HYBRID EVENT: You can participate in person at Baltimore, Maryland, USA or Virtually from your home or work.

10th Edition of International Conference on Neurology and Brain Disorders

October 21-23, 2024

October 21 -23, 2024 | Baltimore, Maryland, USA
INBC 2018

Ichiro Maruyama

Speaker at Neurology Conferences - Ichiro Maruyama
Okinawa Institute of Science and Technology Graduate University, Japan
Title : Molecular mechanisms underlying constitutive activation of the EGF receptor in glioblastoma


Glioblastoma multiforme (GBM) is a common form of adult primary brain tumor, and diffusely and aggressively invade both hemispheres of the brain. Patients prognosis is dismal with median survival times ranging from12 to 15 months after diagnosis. In primary GBMs, the epidermal growth factor receptor (EGFR) is overexpressed in nearly 50% cases, and approximately half of these cases additionally possess receptor mutations. The amplification of the EGFR gene is the major cause of the overexpression, and often accompanies deletions, insertions and missense mutations. Most of these mutations constitutively activate the receptor in the absence of bound ligand, and confer anchorage-independent growth and tumorigenicity to cells expressing the mutants.

The most common EGFR mutation in GBMs is EGFRvIII, in which a portion of the extracellular ligand-binding domain is deleted. Other mutations termed EGFRvIV were also identified in GBMs, and have the carboxyl terminal deletions. As an insertion mutation, a tandem kinase domain duplication termed TDK-EGFR has been detected in two GBM biopsy panels. Missense mutations in the extracellular domain were found in GBM, which conferred anchorage-independent growth and tumorigenicity to NIH 3T3 cells. Sequencing of EGFR in a large cohort of GBM patient also identified over 30 different missense mutations within the extracellular domain. Among them, cysteine residues present in Subdomain IV of the extracellular domain of the receptor.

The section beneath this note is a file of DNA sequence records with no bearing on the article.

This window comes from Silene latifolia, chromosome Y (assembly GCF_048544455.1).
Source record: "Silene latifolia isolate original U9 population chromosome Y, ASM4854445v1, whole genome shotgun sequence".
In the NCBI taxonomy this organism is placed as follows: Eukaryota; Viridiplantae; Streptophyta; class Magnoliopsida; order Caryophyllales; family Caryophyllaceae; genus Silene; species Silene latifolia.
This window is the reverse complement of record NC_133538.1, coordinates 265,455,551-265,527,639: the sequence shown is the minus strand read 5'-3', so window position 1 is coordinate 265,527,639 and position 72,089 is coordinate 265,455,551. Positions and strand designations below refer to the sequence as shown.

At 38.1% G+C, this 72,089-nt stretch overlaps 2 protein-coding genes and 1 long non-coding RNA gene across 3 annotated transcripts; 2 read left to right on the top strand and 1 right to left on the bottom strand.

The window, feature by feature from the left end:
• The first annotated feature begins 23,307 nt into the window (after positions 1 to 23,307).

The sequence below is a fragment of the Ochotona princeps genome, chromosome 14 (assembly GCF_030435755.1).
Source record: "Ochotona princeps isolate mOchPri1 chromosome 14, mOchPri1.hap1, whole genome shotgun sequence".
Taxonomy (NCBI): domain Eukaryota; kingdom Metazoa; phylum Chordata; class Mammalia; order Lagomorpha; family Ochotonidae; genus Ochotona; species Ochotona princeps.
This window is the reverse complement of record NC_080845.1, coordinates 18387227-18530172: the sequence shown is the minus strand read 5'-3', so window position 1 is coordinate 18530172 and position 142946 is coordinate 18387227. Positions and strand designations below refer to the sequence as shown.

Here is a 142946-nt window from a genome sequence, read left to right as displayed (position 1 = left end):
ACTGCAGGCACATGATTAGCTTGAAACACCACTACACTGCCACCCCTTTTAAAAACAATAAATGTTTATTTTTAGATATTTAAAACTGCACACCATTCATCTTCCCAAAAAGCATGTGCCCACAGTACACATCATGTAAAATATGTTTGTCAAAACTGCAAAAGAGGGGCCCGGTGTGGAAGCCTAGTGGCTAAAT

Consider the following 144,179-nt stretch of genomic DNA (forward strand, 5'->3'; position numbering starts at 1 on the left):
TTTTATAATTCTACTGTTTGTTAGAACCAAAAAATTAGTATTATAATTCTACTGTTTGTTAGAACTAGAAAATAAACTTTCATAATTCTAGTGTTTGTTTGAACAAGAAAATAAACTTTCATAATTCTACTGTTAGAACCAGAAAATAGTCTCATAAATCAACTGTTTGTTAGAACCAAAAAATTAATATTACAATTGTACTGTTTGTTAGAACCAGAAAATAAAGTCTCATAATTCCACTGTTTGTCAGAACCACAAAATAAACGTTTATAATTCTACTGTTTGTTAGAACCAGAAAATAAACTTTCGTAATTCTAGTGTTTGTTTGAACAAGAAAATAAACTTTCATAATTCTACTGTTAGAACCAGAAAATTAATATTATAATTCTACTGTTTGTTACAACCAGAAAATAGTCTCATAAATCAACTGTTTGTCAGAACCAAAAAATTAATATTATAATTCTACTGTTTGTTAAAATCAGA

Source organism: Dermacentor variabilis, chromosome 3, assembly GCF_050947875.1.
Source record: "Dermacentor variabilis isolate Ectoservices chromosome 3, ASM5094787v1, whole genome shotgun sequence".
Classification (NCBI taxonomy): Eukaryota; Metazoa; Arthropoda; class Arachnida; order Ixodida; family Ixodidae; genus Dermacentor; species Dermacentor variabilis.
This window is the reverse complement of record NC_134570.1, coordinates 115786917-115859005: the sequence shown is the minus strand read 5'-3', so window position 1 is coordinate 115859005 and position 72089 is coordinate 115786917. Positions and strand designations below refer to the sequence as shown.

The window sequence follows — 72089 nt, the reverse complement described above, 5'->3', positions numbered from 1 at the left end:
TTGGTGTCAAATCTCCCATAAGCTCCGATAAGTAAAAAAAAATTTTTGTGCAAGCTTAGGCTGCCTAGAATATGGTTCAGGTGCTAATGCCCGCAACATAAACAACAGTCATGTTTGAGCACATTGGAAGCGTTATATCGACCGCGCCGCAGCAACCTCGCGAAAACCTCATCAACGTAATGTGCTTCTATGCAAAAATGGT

Constitutive activation of EGFR by the overexpression and oncogenic mutation of the receptor have traditionally been explained by dimerization of the receptor monomers. A plethora of diverse studies, however, demonstrate that EGFR is present in a pre-formed, yet inactive, dimeric form prior to ligand binding. Furthermore, recent progress in structural studies has provided insight into conformational changes during the activation of the pre-formed dimeric receptor. Upon ligand binding to the extracellular domain of EGFR, its transmembrane domains rotate or twist parallel to the plane of the cell membrane, resulting in the reorientation of the intracellular kinase domain dimer from a symmetric inactive configuration to an asymmetric active form (the “rotation model”). This model is also able to explain how the oncogenic mutations described above activate the receptor in the absence of bound ligand, without assuming that the mutations induce the receptor dimerization. In this conference, we shall discuss how the diverse mutations in GBM constitutively activate the receptor based upon the “rotation model”.


Ichiro Maruyama is a Professor at the Okinawa Institute of Science and Technology Graduate University (OIST). He received his Ph.D. from University of Tokyo, Japan. Subsequently he was trained as a post-doctoral fellow in MRC Laboratory of Molecular Biology, Cambridge, UK, where he started to work on neurobiology of the nematode Caenorhabditis elegans. Ichiro then moved to The Scripps Research Institute, La Jolla, California, USA, where he started to study molecular mechanisms underlying activation of cell-surface receptors. At OIST, Ichiro continues to work on molecular mechanisms of transmembrane signaling mediated by various cell-surface receptors as well as on learning, memory and decision-making in C. elegans.